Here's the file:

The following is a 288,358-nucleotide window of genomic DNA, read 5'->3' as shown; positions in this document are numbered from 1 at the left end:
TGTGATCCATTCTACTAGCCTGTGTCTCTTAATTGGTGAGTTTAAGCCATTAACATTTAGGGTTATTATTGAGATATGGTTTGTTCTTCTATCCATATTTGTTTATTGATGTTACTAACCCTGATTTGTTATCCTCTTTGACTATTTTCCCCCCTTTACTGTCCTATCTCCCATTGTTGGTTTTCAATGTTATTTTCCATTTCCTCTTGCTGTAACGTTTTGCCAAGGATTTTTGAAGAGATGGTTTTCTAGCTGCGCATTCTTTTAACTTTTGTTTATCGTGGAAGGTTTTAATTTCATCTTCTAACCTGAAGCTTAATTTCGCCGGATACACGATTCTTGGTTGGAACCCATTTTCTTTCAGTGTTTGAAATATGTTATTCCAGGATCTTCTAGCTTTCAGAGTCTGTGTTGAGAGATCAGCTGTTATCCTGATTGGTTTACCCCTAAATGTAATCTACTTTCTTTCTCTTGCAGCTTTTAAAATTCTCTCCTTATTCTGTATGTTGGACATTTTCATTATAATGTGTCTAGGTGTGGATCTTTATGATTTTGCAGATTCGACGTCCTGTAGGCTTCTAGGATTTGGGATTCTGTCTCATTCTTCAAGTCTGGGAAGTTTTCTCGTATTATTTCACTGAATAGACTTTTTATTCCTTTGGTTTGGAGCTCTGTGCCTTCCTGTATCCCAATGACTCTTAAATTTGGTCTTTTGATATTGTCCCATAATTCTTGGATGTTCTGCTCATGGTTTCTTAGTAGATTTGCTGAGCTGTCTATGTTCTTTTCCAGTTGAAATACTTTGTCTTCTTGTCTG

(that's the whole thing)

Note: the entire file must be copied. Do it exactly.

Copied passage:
The following is a 288,358-nucleotide window of genomic DNA, read 5'->3' as shown; positions in this document are numbered from 1 at the left end:
TGTGATCCATTCTACTAGCCTGTGTCTCTTAATTGGTGAGTTTAAGCCATTAACATTTAGGGTTATTATTGAGATATGGTTTGTTCTTCTATCCATATTTGTTTATTGATGTTACTAACCCTGATTTGTTATCCTCTTTGACTATTTTCCCCCCTTTACTGTCCTATCTCCCATTGTTGGTTTTCAATGTTATTTTCCATTTCCTCTTGCTGTAACGTTTTGCCAAGGATTTTTGAAGAGATGGTTTTCTAGCTGCGCATTCTTTTAACTTTTGTTTATCGTGGAAGGTTTTAATTTCATCTTCTAACCTGAAGCTTAATTTCGCCGGATACACGATTCTTGGTTGGAACCCATTTTCTTTCAGTGTTTGAAATATGTTATTCCAGGATCTTCTAGCTTTCAGAGTCTGTGTTGAGAGATCAGCTGTTATCCTGATTGGTTTACCCCTAAATGTAATCTACTTTCTTTCTCTTGCAGCTTTTAAAATTCTCTCCTTATTCTGTATGTTGGACATTTTCATTATAATGTGTCTAGGTGTGGATCTTTATGATTTTGCAGATTCGACGTCCTGTAGGCTTCTAGGATTTGGGATTCTGTCTCATTCTTCAAGTCTGGGAAGTTTTCTCGTATTATTTCACTGAATAGACTTTTTATTCCTTTGGTTTGGAGCTCTGTGCCTTCCTGTATCCCAATGACTCTTAAATTTGGTCTTTTGATATTGTCCCATAATTCTTGGATGTTCTGCTCATGGTTTCTTAGTAGATTTGCTGAGCTGTCTATGTTCTTTTCCAGTTGAAATACTTTGTCTTCTTGTCTG